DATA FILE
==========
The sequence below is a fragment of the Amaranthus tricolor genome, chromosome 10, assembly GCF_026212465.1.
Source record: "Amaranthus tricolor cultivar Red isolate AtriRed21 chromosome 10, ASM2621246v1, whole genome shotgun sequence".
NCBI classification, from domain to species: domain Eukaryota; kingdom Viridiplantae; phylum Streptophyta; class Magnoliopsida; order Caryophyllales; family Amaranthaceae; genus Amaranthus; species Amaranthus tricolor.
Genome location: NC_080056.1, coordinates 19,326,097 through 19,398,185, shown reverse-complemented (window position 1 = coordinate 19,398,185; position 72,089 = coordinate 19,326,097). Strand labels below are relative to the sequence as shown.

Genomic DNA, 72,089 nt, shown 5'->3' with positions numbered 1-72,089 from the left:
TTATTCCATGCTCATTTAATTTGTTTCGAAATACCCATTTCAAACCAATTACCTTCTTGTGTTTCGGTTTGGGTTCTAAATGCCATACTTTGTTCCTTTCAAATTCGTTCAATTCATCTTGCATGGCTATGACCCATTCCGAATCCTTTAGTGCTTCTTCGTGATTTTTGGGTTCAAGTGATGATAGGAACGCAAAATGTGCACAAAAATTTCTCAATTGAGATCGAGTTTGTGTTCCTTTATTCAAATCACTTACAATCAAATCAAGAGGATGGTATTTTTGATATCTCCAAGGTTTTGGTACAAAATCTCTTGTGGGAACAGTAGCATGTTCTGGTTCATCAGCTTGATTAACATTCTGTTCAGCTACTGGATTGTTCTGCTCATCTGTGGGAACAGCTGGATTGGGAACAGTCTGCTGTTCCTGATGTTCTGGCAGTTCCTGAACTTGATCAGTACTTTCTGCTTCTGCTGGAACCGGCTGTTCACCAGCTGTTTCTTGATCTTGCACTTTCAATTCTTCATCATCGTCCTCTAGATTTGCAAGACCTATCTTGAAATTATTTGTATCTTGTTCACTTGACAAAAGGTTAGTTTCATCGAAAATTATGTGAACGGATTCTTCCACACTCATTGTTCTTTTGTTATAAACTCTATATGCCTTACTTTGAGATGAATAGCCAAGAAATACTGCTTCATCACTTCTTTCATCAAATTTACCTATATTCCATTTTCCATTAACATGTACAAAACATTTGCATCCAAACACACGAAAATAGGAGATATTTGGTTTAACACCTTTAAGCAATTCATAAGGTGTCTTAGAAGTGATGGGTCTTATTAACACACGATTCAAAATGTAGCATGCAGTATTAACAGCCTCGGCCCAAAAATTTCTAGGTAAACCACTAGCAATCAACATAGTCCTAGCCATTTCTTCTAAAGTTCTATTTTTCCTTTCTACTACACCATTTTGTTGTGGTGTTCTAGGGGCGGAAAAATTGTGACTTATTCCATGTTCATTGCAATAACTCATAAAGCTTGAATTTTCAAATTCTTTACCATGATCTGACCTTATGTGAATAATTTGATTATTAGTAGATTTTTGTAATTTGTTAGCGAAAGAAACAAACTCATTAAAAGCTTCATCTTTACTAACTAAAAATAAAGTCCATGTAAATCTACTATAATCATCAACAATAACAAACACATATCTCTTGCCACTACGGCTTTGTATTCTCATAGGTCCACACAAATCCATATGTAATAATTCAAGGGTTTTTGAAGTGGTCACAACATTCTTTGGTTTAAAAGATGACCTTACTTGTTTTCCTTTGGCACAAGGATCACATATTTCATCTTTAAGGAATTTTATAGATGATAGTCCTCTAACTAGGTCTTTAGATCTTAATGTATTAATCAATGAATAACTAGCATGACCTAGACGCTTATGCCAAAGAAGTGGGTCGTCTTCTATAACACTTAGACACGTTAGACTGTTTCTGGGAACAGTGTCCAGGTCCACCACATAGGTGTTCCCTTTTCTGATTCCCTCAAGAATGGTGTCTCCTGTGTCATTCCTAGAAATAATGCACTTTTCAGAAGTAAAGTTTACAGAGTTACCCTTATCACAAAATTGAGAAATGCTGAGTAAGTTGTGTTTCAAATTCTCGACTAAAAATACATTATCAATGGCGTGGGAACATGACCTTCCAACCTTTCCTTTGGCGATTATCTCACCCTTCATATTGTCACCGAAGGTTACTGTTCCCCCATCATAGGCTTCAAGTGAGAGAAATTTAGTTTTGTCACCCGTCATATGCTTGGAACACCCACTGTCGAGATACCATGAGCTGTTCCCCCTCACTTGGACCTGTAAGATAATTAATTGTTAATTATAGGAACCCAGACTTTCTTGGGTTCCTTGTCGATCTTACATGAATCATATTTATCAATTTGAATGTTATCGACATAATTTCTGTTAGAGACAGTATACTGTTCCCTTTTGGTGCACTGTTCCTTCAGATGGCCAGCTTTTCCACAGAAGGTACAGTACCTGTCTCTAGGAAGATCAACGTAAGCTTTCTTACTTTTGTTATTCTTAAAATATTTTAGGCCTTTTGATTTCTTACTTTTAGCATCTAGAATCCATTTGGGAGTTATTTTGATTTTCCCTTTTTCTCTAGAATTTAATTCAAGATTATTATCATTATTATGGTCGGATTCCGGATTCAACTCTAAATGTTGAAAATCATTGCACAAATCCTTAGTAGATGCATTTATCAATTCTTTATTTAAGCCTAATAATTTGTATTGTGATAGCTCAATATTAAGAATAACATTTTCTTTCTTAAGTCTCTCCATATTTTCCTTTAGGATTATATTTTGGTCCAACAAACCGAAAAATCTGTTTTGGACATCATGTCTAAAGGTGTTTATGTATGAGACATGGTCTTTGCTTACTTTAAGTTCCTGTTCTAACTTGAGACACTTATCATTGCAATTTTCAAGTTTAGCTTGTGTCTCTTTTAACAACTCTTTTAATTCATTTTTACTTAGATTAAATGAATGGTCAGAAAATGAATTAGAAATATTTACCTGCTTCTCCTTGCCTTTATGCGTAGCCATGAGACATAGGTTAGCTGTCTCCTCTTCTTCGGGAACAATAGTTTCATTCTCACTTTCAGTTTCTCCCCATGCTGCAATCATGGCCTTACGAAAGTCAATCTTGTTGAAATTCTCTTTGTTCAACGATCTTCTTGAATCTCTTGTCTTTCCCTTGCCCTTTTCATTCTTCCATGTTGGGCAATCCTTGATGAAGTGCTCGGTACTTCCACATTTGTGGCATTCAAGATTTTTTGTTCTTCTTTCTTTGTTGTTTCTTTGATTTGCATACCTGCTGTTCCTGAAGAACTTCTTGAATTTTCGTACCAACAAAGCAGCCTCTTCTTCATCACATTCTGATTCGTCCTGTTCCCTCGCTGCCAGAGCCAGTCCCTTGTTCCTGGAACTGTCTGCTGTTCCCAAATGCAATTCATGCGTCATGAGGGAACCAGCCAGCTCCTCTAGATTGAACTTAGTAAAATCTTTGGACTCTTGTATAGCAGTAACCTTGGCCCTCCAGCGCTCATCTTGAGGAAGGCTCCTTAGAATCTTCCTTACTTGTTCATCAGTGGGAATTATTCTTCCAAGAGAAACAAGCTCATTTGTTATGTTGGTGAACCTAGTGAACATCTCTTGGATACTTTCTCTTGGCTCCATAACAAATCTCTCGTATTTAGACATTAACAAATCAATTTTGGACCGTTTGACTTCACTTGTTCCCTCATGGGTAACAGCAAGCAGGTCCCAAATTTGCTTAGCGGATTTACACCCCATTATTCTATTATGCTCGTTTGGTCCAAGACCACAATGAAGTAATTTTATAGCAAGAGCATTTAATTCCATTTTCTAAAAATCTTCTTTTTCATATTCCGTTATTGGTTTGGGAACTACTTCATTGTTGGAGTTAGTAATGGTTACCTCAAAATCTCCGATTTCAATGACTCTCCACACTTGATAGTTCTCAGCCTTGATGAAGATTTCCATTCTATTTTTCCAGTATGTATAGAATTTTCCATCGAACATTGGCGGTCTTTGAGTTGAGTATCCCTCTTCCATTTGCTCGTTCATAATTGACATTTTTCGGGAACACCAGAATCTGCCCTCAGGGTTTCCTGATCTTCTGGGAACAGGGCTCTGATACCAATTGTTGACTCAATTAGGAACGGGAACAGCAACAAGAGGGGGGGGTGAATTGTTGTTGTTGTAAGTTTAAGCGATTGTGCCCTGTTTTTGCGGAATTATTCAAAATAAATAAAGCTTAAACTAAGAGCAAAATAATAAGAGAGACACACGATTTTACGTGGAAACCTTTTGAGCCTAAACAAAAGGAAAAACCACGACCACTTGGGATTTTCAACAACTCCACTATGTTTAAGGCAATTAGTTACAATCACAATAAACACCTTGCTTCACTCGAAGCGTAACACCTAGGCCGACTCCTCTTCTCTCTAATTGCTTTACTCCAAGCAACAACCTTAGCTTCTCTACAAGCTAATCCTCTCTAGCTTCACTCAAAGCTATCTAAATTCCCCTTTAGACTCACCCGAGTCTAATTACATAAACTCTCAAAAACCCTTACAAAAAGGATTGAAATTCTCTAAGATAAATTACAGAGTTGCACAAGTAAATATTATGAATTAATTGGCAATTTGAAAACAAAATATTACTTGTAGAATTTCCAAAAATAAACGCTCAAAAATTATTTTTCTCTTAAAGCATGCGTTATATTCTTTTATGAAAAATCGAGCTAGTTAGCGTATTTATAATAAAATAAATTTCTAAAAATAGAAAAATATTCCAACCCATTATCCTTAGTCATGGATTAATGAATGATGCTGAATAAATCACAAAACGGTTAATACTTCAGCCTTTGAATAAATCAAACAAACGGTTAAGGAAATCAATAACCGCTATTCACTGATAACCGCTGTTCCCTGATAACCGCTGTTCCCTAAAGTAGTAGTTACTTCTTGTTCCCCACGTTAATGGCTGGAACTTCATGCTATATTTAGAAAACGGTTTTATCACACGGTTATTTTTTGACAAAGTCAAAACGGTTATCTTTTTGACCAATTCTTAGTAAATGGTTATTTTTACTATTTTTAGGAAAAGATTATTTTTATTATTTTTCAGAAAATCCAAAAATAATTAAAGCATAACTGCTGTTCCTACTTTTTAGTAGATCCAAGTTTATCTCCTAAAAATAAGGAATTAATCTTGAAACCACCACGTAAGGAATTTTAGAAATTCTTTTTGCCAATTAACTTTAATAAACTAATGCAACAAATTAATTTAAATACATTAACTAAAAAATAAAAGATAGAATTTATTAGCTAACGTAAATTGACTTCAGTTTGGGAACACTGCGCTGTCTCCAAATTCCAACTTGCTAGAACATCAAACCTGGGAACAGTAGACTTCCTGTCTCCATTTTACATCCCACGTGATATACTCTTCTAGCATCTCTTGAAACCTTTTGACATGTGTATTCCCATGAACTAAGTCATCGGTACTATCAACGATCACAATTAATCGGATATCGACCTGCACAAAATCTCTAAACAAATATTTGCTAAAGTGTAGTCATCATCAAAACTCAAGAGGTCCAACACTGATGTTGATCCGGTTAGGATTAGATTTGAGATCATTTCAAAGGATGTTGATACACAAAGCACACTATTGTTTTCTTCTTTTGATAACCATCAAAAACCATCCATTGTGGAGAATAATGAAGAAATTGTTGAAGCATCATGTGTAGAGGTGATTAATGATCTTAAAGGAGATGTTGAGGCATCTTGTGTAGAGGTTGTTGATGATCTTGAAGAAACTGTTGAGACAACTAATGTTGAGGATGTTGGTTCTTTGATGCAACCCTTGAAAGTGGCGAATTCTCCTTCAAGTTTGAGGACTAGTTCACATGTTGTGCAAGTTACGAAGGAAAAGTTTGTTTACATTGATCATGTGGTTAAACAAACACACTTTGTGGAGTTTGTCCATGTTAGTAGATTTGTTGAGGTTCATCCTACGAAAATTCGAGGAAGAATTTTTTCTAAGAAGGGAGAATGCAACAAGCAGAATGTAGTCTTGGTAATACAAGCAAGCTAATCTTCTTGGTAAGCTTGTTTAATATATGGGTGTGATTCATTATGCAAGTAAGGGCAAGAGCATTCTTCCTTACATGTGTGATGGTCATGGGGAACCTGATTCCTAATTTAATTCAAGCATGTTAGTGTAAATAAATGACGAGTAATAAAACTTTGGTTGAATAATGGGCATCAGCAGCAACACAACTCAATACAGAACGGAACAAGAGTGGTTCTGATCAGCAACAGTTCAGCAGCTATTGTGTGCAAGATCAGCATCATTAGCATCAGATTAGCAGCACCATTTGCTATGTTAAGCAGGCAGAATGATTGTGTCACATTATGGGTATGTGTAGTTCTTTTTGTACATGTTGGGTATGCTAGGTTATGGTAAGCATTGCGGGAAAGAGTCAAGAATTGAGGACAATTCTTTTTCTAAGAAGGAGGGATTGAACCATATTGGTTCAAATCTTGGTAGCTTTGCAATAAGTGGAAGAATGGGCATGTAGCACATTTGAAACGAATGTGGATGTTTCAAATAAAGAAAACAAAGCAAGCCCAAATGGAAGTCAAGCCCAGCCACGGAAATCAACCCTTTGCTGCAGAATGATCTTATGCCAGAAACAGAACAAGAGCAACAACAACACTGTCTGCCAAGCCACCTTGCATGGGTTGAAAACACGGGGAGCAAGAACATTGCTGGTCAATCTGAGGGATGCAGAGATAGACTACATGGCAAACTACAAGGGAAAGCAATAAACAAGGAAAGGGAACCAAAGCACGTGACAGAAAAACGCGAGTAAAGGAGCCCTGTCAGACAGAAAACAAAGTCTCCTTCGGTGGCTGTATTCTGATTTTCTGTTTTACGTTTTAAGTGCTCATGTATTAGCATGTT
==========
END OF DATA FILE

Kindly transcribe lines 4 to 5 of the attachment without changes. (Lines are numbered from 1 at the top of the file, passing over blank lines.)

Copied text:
Genome location: NC_080056.1, coordinates 19,326,097 through 19,398,185, shown reverse-complemented (window position 1 = coordinate 19,398,185; position 72,089 = coordinate 19,326,097). Strand labels below are relative to the sequence as shown.

Genomic DNA, 72,089 nt, shown 5'->3' with positions numbered 1-72,089 from the left: